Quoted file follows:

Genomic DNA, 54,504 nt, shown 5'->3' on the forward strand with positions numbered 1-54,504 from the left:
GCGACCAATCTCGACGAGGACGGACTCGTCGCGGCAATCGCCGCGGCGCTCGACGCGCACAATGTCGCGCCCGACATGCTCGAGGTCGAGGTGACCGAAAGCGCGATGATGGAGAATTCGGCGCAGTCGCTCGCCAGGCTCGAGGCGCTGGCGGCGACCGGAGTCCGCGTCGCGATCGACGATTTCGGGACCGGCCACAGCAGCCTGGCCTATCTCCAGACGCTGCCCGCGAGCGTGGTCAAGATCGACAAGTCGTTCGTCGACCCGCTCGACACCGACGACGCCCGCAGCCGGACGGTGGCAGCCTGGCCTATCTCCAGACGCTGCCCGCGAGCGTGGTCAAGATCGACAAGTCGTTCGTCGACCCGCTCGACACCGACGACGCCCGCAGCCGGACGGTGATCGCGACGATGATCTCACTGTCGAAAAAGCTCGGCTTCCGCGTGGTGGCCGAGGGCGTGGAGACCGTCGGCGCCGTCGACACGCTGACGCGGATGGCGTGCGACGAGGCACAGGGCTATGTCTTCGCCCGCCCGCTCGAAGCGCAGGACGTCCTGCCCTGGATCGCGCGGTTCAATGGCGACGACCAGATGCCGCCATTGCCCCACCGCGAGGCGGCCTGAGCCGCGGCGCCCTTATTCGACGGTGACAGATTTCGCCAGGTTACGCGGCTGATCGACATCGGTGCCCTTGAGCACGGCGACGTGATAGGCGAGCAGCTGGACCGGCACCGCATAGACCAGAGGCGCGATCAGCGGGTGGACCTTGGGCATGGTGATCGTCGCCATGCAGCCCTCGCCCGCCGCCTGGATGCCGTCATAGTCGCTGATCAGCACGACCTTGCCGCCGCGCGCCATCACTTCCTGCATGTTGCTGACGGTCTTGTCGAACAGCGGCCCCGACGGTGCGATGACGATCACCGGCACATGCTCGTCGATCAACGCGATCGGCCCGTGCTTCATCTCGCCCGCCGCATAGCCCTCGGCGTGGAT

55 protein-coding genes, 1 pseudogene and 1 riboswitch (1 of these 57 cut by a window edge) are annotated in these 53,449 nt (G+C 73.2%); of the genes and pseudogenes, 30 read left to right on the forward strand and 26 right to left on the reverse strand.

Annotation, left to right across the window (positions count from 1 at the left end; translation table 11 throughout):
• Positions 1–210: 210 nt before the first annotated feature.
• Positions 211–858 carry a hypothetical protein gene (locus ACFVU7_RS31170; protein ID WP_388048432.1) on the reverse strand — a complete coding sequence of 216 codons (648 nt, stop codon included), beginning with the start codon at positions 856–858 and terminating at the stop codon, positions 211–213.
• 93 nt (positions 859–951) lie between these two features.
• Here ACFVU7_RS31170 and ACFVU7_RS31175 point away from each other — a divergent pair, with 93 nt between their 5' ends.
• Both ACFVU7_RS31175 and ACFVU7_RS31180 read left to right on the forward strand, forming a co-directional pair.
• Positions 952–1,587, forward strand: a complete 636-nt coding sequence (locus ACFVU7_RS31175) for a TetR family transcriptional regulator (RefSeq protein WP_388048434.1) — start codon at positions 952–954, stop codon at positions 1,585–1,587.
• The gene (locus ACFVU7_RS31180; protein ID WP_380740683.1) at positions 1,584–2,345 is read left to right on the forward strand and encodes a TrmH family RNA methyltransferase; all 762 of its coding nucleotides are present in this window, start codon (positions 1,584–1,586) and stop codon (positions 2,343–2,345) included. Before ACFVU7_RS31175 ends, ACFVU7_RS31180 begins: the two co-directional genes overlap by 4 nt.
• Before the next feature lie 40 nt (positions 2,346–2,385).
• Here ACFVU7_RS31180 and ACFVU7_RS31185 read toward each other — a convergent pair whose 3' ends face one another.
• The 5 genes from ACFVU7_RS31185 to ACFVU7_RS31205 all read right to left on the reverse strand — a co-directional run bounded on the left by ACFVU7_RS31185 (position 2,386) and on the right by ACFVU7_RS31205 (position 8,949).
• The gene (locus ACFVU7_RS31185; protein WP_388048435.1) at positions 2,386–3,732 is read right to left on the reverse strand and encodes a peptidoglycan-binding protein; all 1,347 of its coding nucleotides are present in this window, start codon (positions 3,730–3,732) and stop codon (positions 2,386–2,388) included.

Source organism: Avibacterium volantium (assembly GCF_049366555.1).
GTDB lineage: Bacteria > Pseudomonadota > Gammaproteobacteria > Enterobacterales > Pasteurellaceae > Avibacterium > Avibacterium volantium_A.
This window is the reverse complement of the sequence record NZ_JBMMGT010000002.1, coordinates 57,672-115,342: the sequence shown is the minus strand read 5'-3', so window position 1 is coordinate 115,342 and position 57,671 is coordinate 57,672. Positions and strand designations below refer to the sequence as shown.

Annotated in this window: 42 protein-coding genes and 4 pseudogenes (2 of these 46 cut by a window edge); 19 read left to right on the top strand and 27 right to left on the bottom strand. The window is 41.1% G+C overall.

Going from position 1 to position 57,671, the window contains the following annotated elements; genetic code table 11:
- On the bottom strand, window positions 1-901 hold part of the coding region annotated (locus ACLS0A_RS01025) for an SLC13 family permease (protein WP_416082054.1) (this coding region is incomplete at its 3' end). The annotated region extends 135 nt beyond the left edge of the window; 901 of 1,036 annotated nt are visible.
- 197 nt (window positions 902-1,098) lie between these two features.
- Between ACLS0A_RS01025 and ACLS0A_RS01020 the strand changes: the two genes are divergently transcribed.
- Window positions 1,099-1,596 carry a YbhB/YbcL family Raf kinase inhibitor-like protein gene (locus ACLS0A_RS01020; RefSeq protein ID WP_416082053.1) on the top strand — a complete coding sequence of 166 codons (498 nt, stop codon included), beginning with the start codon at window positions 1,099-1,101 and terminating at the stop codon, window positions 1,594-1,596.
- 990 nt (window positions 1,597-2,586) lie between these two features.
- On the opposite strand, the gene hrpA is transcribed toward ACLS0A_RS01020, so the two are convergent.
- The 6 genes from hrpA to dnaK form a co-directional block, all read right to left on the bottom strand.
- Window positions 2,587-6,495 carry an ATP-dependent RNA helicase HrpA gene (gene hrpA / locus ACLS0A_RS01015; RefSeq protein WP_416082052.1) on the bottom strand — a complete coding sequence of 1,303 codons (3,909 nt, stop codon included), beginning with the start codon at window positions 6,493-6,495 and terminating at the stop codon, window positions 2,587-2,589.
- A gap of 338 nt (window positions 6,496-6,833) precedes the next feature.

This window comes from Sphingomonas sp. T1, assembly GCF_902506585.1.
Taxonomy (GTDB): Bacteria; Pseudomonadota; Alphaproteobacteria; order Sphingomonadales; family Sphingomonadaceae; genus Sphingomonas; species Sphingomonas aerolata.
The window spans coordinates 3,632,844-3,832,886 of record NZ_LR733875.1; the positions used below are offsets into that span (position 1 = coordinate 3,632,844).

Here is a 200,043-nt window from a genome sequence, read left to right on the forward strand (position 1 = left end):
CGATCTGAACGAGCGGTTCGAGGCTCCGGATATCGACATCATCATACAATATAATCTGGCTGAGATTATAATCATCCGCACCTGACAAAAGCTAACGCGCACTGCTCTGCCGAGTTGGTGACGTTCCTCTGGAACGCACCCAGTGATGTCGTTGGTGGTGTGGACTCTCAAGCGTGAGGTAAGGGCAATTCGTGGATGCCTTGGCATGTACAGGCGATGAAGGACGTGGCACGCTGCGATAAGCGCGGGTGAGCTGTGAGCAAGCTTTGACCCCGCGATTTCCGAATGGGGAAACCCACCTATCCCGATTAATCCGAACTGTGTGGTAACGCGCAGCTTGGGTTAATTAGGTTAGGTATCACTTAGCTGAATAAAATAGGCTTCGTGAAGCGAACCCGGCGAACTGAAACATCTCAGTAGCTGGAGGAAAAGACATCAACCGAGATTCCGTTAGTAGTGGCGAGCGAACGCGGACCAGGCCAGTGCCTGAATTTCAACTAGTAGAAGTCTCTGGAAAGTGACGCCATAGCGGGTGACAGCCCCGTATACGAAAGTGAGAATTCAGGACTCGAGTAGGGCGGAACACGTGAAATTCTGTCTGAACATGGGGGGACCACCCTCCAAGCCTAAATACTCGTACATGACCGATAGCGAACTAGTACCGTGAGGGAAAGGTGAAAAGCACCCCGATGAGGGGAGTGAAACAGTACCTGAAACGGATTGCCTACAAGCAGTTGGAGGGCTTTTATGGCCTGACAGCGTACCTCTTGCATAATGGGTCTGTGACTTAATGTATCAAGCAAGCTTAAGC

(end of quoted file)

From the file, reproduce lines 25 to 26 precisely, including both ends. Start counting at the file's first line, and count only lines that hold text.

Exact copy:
- 990 nt (window positions 1,597-2,586) lie between these two features.
- On the opposite strand, the gene hrpA is transcribed toward ACLS0A_RS01020, so the two are convergent.